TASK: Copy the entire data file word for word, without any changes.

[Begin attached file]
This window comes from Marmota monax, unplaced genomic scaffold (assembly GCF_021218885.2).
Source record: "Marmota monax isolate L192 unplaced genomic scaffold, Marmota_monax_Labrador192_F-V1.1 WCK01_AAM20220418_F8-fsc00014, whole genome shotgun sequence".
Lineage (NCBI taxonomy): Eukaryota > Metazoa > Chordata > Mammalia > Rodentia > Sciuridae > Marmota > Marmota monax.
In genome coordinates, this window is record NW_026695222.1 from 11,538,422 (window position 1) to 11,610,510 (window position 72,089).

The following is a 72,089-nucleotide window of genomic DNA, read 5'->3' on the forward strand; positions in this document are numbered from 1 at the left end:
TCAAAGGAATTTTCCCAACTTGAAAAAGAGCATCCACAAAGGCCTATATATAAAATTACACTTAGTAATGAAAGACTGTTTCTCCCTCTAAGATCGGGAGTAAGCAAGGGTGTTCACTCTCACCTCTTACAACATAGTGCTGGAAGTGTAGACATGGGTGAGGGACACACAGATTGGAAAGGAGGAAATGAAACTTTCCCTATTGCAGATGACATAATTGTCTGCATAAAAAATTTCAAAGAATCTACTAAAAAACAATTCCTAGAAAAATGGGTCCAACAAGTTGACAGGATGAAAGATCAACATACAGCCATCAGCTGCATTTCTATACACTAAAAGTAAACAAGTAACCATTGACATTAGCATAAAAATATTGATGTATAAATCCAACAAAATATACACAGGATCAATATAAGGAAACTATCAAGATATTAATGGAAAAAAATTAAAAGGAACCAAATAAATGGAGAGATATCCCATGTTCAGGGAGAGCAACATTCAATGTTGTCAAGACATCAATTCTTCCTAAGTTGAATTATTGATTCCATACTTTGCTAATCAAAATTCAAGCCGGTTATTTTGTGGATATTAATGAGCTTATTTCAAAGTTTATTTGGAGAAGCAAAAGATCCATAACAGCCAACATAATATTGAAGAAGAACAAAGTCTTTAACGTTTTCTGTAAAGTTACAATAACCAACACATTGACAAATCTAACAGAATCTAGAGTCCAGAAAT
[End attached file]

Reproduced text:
This window comes from Marmota monax, unplaced genomic scaffold (assembly GCF_021218885.2).
Source record: "Marmota monax isolate L192 unplaced genomic scaffold, Marmota_monax_Labrador192_F-V1.1 WCK01_AAM20220418_F8-fsc00014, whole genome shotgun sequence".
Lineage (NCBI taxonomy): Eukaryota > Metazoa > Chordata > Mammalia > Rodentia > Sciuridae > Marmota > Marmota monax.
In genome coordinates, this window is record NW_026695222.1 from 11,538,422 (window position 1) to 11,610,510 (window position 72,089).

The following is a 72,089-nucleotide window of genomic DNA, read 5'->3' on the forward strand; positions in this document are numbered from 1 at the left end:
TCAAAGGAATTTTCCCAACTTGAAAAAGAGCATCCACAAAGGCCTATATATAAAATTACACTTAGTAATGAAAGACTGTTTCTCCCTCTAAGATCGGGAGTAAGCAAGGGTGTTCACTCTCACCTCTTACAACATAGTGCTGGAAGTGTAGACATGGGTGAGGGACACACAGATTGGAAAGGAGGAAATGAAACTTTCCCTATTGCAGATGACATAATTGTCTGCATAAAAAATTTCAAAGAATCTACTAAAAAACAATTCCTAGAAAAATGGGTCCAACAAGTTGACAGGATGAAAGATCAACATACAGCCATCAGCTGCATTTCTATACACTAAAAGTAAACAAGTAACCATTGACATTAGCATAAAAATATTGATGTATAAATCCAACAAAATATACACAGGATCAATATAAGGAAACTATCAAGATATTAATGGAAAAAAATTAAAAGGAACCAAATAAATGGAGAGATATCCCATGTTCAGGGAGAGCAACATTCAATGTTGTCAAGACATCAATTCTTCCTAAGTTGAATTATTGATTCCATACTTTGCTAATCAAAATTCAAGCCGGTTATTTTGTGGATATTAATGAGCTTATTTCAAAGTTTATTTGGAGAAGCAAAAGATCCATAACAGCCAACATAATATTGAAGAAGAACAAAGTCTTTAACGTTTTCTGTAAAGTTACAATAACCAACACATTGACAAATCTAACAGAATCTAGAGTCCAGAAAT